4. The Last Days of Detroit – Mark Binelli – I’ve got a particular fascination with Detroit because I lived there for several years when I was a teenager, way back when Detroit was going fine. Mark’s superb book covers the decline and fall – and perhaps rebirth – as a tale of alternate shock and awe. There’s a great line about using Detroit as a movie set, because it was ‘after all, not merely a set designed to resemble a ruined American city but an actual ruined American city.’ In the US the book is titled Detroit City is the Place to Be.
5. Moby Duck – Donavon Hohn – sub-titled ‘The True Story of 28,800 Bath Toys Lost at Sea and of the Beachcombers, Oceanographers, Environmentalists, and Fools, including the Author, Who Went in Search of Them,’ this is a great book. The foolish author foolishly get interested in the story of the container load of bath toys washed off the ship Ever Laurel by huge waves on 10 January 1992. The container broke open, the cartons fell apart and the bath toys – 7,200 of them yellow ducks – floated off to the ongoing entertainment of all sorts of people. Pursuing the story of those Moby Ducks kept Donovan busy for years and by the end of his travels he’d chased them down along the coast of Alaska, where many of them washed ashore. He’s sailed out of Hawaii looking for the great Pacific Garbage Patch. He’s even gone to Hong Kong and on into China to track down where those rubber duckies were originally created.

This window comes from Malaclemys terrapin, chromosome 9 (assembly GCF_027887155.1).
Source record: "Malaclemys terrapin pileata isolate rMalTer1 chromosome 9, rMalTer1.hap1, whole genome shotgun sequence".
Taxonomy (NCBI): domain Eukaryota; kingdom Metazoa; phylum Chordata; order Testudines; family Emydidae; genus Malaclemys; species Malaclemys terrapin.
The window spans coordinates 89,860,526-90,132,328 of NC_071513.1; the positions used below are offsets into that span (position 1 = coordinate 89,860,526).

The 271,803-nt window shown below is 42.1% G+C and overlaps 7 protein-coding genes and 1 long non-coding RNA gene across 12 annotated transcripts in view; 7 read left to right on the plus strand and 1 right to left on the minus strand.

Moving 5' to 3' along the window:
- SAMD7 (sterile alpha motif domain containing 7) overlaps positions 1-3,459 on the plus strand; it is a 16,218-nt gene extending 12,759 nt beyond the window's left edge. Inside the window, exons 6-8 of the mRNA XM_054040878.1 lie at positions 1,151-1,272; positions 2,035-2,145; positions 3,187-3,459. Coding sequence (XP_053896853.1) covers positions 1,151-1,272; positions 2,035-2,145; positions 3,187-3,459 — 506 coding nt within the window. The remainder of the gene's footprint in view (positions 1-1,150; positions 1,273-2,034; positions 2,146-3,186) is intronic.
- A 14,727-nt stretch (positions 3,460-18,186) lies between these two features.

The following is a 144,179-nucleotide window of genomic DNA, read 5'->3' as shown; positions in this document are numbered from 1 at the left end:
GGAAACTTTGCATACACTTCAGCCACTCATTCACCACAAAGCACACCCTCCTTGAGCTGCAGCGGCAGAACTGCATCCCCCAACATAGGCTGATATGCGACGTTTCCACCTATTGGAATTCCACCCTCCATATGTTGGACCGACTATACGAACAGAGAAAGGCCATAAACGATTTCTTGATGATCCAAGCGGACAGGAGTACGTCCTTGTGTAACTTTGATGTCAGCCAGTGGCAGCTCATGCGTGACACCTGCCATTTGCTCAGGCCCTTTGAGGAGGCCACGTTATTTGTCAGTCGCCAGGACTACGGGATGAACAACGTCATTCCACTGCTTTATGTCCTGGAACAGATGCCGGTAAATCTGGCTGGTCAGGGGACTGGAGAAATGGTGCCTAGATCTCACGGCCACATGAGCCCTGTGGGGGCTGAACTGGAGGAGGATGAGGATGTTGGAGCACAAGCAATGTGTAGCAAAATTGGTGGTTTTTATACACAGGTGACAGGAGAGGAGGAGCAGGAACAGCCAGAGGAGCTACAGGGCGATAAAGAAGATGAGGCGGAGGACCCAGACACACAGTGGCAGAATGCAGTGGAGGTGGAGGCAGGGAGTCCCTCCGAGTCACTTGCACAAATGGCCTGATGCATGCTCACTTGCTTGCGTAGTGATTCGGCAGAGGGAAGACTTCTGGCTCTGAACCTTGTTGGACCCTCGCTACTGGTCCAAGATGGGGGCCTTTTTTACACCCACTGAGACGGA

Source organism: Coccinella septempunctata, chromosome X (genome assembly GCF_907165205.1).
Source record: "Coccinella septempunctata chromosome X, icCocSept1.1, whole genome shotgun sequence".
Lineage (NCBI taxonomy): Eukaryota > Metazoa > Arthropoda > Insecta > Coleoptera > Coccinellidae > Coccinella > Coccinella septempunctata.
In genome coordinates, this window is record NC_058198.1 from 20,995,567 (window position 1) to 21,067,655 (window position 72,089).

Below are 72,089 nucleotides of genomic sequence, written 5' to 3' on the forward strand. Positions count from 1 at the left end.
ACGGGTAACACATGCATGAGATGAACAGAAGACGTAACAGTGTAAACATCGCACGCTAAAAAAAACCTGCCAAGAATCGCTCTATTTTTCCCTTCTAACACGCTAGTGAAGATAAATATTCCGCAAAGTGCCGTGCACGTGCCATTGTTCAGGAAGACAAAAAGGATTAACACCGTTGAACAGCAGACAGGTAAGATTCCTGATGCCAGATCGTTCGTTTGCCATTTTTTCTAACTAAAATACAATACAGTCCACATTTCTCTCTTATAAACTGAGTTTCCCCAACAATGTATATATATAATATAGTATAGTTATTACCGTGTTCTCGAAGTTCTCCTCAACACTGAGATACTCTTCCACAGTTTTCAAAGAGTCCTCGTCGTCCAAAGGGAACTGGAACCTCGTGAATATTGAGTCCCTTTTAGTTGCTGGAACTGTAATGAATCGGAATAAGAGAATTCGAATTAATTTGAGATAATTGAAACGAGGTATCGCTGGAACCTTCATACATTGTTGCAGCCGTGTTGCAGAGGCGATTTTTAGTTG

6. Naples ’44 – Norman Lewis – Having visited Capri and Naples last year reading one of the classic books on the city seemed like an excellent idea. Norman Lewis turned up in Naples in late 1943, immediately after the Armistice between Italy and the Allies was signed. He spent the next year in the city and his diary recounts the chaos and madness that followed. In fact much of what went on in Naples would be duplicated after the fall of Baghdad 60 years later. Liberators can soon become very unpopular.
7. Nemesis – Max Hastings – my travels through the Solomon Islands and Papua New Guinea researching Dark Lands prompted me to read the extraordinarily interesting Nemesis, Max Hasting’s book on the final year and half of the Pacific War. It covers the unrelenting brutality and stupidity of the Japanese, the egoism and tunnel vision of Douglas MacArthur, the pig-headed obstinacy of Australian trade unions and the inevitable march towards Okinawa, Hiroshima, Nagasaki and the collapse of Japan. Balalae Island in the Solomons was my key experience.